Wardrobe essentials: first layer tops

This is the third article in the Wardrobe Essentials series.

First layer tops are those worn next to the skin or over the undershirt. They come in all different shapes and fabrications. Fit is important here, especially through the shoulders and bust, as are colors (flattering, preferably, as they are close to the face). Other considerations include the neckline, sleeves, overall length, fabric, and details.

Essentials – first layer tops

First, pick a flattering neckline. Consider its width, depth, and shape. Then think about compatibility with other layers. If there is a collar, does it look good worn on the outside of the sweater or jacket? Or will it tuck neatly into the neckline of your jacket or cardigan? No one really wants uncomfortable and unattractive bunching at the neck.

Length and width are important here. Long sleeves keep your arms warm and are the easiest to handle in multilayer dressing. Three-quarter and bracelet length sleeves show off the wrists, and look and feel more cool. Short sleeves and sleeveless are great options in the warmer months or for those who feel warm year-round. (I envy you. I am on the other side of the spectrum – often wearing long sleeves even in the summer.)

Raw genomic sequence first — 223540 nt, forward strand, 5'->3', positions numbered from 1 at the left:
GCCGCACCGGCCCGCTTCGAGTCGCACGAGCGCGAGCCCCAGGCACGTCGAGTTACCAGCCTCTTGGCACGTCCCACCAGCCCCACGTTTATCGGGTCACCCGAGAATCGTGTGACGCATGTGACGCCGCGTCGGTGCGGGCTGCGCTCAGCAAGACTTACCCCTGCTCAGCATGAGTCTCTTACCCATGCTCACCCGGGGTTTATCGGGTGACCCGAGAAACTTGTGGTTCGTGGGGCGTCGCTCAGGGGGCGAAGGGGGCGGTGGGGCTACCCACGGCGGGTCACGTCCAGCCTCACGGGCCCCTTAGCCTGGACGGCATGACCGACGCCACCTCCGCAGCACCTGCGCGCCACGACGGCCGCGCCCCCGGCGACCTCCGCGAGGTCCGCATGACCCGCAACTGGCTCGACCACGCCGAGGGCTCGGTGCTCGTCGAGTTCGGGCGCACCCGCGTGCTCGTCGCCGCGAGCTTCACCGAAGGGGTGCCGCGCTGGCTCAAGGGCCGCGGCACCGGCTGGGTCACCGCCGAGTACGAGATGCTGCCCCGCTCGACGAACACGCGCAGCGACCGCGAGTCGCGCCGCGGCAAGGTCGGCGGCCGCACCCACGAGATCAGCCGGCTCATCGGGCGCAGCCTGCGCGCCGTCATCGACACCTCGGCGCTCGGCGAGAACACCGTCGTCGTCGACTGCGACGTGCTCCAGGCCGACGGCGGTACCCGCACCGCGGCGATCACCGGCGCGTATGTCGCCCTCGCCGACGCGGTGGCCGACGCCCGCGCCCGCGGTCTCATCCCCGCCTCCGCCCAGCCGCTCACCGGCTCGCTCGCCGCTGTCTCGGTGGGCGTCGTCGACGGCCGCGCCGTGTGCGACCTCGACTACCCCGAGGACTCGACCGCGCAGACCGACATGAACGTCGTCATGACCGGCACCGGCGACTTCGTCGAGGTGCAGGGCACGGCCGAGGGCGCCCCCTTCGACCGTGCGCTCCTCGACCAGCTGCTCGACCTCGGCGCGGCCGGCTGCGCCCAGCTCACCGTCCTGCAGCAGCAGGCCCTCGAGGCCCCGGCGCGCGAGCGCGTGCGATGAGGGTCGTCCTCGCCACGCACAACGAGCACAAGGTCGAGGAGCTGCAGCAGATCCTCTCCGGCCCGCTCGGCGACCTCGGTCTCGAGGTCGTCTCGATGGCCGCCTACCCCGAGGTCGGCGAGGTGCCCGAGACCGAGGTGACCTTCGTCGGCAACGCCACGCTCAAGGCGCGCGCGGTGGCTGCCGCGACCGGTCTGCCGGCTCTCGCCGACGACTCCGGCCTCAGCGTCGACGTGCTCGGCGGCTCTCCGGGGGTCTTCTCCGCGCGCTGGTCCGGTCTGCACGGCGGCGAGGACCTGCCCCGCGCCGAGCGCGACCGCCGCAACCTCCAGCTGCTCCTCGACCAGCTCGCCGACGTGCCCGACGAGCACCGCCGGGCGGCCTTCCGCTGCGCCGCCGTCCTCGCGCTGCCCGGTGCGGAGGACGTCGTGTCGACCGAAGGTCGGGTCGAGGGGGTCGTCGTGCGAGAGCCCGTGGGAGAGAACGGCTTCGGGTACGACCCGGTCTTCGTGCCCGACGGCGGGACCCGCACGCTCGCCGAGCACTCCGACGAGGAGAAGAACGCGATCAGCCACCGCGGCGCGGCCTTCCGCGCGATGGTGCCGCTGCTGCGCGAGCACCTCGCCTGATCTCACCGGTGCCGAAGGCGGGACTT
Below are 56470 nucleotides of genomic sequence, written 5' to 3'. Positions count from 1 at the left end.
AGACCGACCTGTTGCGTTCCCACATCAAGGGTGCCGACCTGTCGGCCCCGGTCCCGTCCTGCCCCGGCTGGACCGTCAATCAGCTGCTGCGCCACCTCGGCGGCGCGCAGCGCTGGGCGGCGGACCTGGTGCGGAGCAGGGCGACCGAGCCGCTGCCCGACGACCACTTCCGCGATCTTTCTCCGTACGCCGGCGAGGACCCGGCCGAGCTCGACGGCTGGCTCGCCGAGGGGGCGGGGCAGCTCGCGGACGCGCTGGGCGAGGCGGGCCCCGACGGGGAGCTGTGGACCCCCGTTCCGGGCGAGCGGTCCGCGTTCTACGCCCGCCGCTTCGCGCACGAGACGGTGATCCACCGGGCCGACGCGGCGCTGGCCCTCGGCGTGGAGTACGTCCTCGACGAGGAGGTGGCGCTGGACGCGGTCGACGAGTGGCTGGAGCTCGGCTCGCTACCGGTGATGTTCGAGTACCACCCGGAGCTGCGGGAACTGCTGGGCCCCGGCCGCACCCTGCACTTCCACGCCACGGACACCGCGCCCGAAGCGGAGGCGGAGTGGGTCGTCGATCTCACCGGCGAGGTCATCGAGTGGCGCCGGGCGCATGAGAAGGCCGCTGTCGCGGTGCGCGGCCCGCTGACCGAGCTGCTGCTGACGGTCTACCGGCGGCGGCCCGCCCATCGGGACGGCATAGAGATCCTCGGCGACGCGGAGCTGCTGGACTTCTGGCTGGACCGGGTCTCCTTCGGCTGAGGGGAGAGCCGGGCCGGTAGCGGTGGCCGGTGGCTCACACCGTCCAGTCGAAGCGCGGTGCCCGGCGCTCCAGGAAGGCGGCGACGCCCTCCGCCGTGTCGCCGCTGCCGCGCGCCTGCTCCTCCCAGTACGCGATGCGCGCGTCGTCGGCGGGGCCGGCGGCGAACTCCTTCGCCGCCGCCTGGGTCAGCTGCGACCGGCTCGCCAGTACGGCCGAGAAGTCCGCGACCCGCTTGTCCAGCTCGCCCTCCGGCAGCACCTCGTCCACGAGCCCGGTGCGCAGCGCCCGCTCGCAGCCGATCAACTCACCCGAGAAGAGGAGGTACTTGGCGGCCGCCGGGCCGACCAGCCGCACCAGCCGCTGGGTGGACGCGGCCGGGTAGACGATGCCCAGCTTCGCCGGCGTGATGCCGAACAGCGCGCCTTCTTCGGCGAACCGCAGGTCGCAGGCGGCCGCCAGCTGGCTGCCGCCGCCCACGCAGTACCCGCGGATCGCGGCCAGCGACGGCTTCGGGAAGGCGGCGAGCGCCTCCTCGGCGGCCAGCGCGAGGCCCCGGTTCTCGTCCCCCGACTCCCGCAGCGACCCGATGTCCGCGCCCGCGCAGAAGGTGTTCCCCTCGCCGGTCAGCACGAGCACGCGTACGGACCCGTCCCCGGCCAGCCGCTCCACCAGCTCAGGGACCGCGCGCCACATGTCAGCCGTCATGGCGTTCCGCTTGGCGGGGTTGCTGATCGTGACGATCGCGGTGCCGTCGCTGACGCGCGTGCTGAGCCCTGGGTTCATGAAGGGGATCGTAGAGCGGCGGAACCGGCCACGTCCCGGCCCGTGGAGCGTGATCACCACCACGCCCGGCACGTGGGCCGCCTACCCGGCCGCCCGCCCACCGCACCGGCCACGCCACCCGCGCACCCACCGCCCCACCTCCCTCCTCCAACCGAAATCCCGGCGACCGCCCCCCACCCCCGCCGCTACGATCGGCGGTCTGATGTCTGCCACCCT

In terms of width, consider how you will wear the top. If you’re going to wear it under a cardigan or a jacket, the slimmer the sleeve, the less fabric will be bunching around your arms. Many tops for the warmer months have billowy sleeves. Ideally, they should not end up in your food.

Overall length
We all have length preferences, so think about how you’re going to wear the top – tucked into the pants/skirt or untucked? If untucked, will you wear it with a skirt or a pair of pants? Your preferred lengths are likely different in each case.

What are your best fabrics to wear? Woven fabrics can be drapey like rayon challis or silk crepe for those of us with many curves, or more firm like cotton poplin for those with straighter lines. In knits, the choices range from tissue-weight jerseys to heavy double knits.

Up until now, we’ve been making practical choices to stay cool or warm, using fabrics that flatter our body lines, and making sure our tops played well with other layers. But details… this is where your personality really comes through.

Maybe, like me, you are a minimalist whose idea of intricate detailing is a contrasting collar and cuffs. Or maybe you put ruffles, shirring, and piping into the same garment and look for something else to add. Or maybe you’re somewhere in between.

Let your personality show in the details, whether they are big floppy ruffles or a stiff narrow pleated ribbon, wide contrasting bands or just a touch of topstitching, a colorful embroidery design or a tone-on-tone monogram. There is something for everyone.

Next in this series will be a closer look at pants and skirts.

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